Brussels plans to force web firms to fight child porn
The European Commission proposed new rules on Wednesday to force online service providers to detect, report and remove child pornography from their networks.
The plan calls for a European centre to combat child sexual abuse, based in The Hague and working with police agency Europol.
"We are failing to protect children today," EU home affairs commissioner Ylva Johansson warned.
In 2021, 85 million videos and photos involving abused minors were reported, according to data from the US Center for Missing and Exploited Children.
"And that's just the tip of the iceberg," Johansson said.
As many as 95 percent of reports of illegal content involving child sexual abuse come from Facebook's social network and messenger system, but the problem is not limited to a single platform, the European Commission says.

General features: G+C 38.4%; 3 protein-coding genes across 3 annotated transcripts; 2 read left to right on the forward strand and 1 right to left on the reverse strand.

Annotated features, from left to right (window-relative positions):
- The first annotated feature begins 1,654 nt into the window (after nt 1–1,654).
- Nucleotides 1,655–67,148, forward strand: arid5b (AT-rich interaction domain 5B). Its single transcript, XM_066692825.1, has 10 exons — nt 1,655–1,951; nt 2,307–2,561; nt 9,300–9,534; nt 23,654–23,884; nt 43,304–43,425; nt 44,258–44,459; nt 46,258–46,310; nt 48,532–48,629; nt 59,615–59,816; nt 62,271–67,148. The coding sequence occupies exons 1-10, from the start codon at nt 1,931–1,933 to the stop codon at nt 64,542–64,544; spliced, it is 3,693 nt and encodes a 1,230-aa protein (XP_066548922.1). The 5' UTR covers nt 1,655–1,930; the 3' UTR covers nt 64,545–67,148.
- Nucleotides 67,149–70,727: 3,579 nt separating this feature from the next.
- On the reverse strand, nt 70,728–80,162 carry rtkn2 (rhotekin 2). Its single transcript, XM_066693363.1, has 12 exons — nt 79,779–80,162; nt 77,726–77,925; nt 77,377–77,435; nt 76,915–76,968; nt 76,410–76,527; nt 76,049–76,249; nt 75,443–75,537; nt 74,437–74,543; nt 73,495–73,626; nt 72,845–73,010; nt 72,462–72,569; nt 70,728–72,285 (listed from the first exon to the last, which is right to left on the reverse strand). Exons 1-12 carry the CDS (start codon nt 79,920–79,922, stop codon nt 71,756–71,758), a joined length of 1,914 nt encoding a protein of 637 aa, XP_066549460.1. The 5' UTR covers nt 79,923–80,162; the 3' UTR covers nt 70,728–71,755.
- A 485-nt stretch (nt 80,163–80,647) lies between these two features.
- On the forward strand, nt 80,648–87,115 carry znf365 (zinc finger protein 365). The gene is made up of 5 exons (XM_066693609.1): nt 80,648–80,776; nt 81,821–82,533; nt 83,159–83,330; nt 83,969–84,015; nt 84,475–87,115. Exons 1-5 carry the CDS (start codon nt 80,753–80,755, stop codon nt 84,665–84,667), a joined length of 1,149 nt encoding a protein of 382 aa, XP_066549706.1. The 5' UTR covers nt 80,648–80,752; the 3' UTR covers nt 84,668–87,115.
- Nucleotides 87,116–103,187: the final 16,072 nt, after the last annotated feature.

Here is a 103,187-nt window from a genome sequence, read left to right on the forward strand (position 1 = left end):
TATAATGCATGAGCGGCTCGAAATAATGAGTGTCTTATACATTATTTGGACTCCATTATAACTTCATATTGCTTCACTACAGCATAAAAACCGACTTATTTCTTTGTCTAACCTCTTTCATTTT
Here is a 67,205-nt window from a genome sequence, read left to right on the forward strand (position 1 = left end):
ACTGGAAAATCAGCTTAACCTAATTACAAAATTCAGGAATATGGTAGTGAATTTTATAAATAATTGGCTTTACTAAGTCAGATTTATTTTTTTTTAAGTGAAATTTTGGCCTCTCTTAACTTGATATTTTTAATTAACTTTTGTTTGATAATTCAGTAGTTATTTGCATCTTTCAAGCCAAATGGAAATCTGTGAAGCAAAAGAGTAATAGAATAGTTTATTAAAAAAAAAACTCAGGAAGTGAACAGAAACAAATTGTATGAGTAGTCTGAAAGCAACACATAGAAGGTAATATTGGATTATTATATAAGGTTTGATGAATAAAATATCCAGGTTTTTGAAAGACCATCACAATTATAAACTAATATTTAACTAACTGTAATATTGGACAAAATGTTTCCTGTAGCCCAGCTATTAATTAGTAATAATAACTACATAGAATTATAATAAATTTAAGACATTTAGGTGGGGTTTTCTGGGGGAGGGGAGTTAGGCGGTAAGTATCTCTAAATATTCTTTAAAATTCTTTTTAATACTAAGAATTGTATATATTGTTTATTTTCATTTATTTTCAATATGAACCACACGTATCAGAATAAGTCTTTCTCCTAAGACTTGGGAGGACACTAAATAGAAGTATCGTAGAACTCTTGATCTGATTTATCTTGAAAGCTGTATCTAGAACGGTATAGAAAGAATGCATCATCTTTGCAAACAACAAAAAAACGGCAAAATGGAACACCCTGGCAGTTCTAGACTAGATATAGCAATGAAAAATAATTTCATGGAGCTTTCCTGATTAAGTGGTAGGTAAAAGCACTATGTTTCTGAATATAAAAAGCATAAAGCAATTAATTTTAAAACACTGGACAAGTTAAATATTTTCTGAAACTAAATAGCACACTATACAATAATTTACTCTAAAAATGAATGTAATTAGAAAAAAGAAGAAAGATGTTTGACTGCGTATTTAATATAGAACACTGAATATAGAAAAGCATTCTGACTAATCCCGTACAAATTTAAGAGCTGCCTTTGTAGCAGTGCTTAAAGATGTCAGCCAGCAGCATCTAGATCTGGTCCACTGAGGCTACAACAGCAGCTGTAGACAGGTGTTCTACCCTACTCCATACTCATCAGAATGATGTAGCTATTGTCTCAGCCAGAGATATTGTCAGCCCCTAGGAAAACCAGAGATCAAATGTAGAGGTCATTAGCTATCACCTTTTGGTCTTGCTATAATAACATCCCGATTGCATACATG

Currently, internet service providers are attempting to control the spread of paedophile content on a voluntary basis. But Brussels now wants them to be more proactive in hunting out harmful content rather than investigating complaints.
The new rules will operate in parallel and in support of the regulation strategy in the EU's Digital Services Act, which will introduce big fines for firms that fail to act on illegal content.